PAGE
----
This Saturday night’s PBC on FOX main event isn’t a huge, blowaway matchup in the top-heavy 147-pound division, but there is a world title at stake, and there is an intriguing underdog story coming from the challenger.
Cuba’s Yordenis Ugas (23-3, 11 KO) will take on WBC titleholder Shawn Porter (29-2-1, 17 KO) in the main event of the show, and it wasn’t all that long ago that it looked like Ugas, now 32, was going to amount to no more than a gatekeeper sort.
Fighting at 140 pounds, he was upset on ShoBox in March 2012, losing a decision — and rightly so — to Johnny Garcia, an unbeaten but unheralded fighter who was really there to be someone to showcase Ugas against.
It was a big win for Garcia, but he’d go on to fight 14 more times after beating Ugas, going 7-6-1 over those fights, and he hasn’t fought since 2017. For all intents and purposes, he’s out of the sport, at least for now.
Ugas took a step back and won four straight, then was matched with Emanuel Robles in Feb. 2014. Again, he lost, a 10-round split decision this time, in a non-televised fight. Robles is still active, but he’s gone just 7-5 since beating Ugas.
Now looking like a bust, Ugas was matched with Amir Imam in his next outing in May 2014. Imam was a top prospect at the time, and beat Ugas over eight rounds. Imam, for what it’s worth, has gone 7-2 since beating Ugas, and had a world title fight in 2018, which he lost to Jose Ramirez.
The point is, these weren’t really great fighters that Ugas was losing against — two of them are far from it, and Imam, while plenty capable, didn’t wind up being the stud that Don King hoped he would be, either.
And then Ugas was just out of the ring for a while. He sat out the rest of 2014, then all of 2015, before finally returning in Aug. 2016. He moved up to welterweight and took a fight with unbeaten prospect Jamal James. James figured to win — this time, he was the guy being showcased, against a thrice-beaten fighter who was now seen as a step-up opponent.
Then Ugas beat James on the cards, and clearly so. That got him a fight just six weeks later, against another unbeaten prospect, Bryant Perrella. He beat Perrella, too, stopping him in the fourth round.
In 2017, Ugas beat Levan Ghvamichava, Nelson Lara, and Thomas Dulorme. In 2018, he topped Ray Robinson, Jonathan Batista, and Cesar Barrionuevo, the last fight a WBC eliminator.
Eight straight wins overall. From cast-aside afterthought to contender. Sure, none of the wins have come against any of the real top stars of the welterweight division, which is often called boxing’s best, but is in all reality currently about six standouts deep before you get into a large jumble of second-tier contenders and pretenders. But he’s kept winning. And as much as most anyone really does in today’s boxing world, he’s earned his shot.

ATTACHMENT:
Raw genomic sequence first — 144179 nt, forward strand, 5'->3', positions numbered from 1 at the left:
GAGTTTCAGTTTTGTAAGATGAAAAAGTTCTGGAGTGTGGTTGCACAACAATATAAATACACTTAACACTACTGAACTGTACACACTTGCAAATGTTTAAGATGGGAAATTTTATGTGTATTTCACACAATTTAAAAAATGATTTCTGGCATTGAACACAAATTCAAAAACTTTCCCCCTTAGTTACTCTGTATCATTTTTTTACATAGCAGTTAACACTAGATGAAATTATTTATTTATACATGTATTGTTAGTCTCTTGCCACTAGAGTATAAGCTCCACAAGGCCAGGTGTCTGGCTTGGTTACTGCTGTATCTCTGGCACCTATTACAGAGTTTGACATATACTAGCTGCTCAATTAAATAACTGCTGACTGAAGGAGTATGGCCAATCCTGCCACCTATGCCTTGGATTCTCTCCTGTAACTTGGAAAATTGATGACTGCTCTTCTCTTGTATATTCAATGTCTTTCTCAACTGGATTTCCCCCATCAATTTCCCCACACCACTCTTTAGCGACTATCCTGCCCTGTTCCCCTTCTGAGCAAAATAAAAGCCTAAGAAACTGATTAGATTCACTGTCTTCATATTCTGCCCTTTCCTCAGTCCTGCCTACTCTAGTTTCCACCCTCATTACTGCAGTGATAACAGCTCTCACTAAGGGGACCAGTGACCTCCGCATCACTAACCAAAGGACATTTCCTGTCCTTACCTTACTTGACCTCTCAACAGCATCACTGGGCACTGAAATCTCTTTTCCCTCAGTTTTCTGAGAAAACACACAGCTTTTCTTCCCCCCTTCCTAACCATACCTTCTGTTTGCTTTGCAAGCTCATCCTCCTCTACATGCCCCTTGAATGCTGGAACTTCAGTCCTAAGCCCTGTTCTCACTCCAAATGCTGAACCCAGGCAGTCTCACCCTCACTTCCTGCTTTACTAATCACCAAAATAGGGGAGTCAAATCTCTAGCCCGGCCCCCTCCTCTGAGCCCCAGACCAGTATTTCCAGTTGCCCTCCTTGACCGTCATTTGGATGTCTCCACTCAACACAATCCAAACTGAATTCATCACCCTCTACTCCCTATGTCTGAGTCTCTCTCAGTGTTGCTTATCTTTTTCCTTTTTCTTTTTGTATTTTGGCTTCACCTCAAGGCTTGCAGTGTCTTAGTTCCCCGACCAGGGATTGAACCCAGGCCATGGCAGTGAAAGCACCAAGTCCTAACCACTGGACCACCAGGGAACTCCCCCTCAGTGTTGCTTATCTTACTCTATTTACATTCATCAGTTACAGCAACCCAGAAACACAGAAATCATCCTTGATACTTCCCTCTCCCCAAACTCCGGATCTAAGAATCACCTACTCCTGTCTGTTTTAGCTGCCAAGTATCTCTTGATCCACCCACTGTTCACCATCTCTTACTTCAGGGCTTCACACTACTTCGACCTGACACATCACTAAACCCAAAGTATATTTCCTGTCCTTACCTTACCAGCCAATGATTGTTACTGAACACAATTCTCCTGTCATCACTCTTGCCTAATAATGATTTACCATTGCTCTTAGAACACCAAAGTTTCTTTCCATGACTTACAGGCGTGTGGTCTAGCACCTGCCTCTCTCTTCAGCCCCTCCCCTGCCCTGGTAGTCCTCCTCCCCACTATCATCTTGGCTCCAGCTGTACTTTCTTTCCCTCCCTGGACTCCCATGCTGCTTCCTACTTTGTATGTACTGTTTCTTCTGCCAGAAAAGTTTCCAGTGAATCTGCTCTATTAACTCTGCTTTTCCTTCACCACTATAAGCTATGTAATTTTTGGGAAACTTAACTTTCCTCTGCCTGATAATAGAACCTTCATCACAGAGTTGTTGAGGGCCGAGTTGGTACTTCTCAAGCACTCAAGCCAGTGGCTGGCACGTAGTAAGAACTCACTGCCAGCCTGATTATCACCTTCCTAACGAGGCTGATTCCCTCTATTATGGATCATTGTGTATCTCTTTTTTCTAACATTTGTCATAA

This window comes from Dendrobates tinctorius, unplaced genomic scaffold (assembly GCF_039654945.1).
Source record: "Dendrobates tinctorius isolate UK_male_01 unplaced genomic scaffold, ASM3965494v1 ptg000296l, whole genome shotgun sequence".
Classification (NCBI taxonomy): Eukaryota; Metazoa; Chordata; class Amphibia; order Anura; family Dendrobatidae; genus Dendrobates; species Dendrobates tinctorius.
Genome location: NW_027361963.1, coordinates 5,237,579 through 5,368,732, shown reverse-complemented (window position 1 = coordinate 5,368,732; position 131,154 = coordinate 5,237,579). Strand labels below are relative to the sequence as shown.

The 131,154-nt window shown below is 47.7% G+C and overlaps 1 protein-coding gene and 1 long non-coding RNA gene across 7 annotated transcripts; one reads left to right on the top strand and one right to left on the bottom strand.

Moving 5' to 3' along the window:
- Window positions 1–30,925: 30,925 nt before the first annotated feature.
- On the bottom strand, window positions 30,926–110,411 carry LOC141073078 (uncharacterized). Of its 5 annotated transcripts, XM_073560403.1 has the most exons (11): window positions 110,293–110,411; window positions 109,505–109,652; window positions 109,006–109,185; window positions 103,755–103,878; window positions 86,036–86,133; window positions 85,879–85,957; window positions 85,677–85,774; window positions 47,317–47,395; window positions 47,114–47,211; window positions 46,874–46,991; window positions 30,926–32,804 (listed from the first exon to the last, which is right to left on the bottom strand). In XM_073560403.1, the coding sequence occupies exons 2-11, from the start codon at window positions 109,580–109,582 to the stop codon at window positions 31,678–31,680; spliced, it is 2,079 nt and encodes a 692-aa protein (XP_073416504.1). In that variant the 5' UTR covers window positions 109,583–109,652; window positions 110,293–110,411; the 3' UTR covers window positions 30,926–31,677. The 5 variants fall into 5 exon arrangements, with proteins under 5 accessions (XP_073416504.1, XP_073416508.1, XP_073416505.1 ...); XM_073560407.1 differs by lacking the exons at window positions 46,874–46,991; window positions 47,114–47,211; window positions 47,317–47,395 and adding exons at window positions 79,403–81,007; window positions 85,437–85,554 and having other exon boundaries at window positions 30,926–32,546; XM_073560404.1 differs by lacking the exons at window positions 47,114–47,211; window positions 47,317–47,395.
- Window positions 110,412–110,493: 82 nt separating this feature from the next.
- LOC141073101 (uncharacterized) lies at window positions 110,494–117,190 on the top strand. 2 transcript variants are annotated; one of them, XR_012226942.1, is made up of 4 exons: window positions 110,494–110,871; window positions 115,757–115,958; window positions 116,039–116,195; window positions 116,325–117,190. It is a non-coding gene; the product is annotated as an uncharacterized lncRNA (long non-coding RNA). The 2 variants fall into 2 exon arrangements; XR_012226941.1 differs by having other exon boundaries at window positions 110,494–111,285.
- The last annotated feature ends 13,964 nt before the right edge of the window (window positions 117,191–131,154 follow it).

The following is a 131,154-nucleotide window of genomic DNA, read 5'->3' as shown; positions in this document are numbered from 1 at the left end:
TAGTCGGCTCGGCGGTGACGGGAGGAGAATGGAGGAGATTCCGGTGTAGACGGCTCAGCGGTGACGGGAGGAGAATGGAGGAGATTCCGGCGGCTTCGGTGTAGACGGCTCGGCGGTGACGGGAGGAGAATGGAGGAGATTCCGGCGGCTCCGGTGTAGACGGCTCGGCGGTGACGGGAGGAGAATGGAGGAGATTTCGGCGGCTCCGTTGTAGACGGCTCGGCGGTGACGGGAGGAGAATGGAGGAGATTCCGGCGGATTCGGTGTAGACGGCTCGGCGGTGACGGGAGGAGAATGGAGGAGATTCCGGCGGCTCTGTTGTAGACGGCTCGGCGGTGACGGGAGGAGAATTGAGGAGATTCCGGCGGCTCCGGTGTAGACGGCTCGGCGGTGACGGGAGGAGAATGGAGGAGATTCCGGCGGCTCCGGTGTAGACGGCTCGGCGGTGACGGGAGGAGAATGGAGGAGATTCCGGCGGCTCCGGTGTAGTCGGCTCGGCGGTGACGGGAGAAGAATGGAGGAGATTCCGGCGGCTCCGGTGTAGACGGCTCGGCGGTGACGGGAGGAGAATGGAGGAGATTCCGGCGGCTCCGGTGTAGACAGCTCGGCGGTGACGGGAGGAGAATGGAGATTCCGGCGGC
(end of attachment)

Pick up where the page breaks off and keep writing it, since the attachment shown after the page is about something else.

Porter, 31, is the favorite, no question. He deserves to be. “Showtime” Shawn has more notable wins over name fighters in his career, including Devon Alexander, Paulie Malignaggi, Adrien Broner, Andre Berto, Adrian Granados, and most recently, Danny Garcia, his career-best victory. His two losses came to Kell Brook in 2014 and Keith Thurman in 2016, both top-shelf fighters.
But Ugas, while a true underdog, at least has a story. At least he’s been on a roll. He really wasn’t supposed to get here, but he is. And he’s well aware that this is a new level for him, where he’ll have to prove himself all over again:
“I changed trainers and made changes in my life. That is what’s made a difference. ... I have great conditioning as well and I’m a competitor. It’s going to be a good fight, an exciting fight. A first-class, strong fight. I’m looking at the hardest night of my career, but I will succeed.”
Chances are, if we’re all being honest, he’s not going to be lifting the green belt on Saturday night when all is said and done. But chances were he wasn’t going to beat James or Perrella. If he were the same fighter he looked like in those losses in 2012 and 2014, he probably would’ve lost to someone else in the last couple of years — Dulorme might have beaten him, or Ghvamichava, or Barrionuevo.
There’s no question he’s become a better fighter, maybe the fighter he was supposed to be all along. The question now is, is that fighter good enough for the true top level of the division, or have we seen about all Ugas is going to accomplish?